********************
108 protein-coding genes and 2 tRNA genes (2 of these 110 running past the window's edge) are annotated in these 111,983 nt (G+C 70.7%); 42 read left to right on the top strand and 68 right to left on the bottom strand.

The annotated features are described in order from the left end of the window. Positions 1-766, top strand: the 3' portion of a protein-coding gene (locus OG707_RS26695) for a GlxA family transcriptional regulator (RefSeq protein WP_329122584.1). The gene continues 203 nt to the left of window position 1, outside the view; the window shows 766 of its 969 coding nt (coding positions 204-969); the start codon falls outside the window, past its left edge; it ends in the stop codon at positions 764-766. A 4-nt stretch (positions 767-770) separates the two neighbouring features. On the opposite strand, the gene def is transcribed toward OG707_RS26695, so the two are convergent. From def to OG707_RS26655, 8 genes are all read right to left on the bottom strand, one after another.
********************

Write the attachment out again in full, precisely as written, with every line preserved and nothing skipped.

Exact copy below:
108 protein-coding genes and 2 tRNA genes (2 of these 110 running past the window's edge) are annotated in these 111,983 nt (G+C 70.7%); 42 read left to right on the top strand and 68 right to left on the bottom strand.

The annotated features are described in order from the left end of the window. Positions 1-766, top strand: the 3' portion of a protein-coding gene (locus OG707_RS26695) for a GlxA family transcriptional regulator (RefSeq protein WP_329122584.1). The gene continues 203 nt to the left of window position 1, outside the view; the window shows 766 of its 969 coding nt (coding positions 204-969); the start codon falls outside the window, past its left edge; it ends in the stop codon at positions 764-766. A 4-nt stretch (positions 767-770) separates the two neighbouring features. On the opposite strand, the gene def is transcribed toward OG707_RS26695, so the two are convergent. From def to OG707_RS26655, 8 genes are all read right to left on the bottom strand, one after another.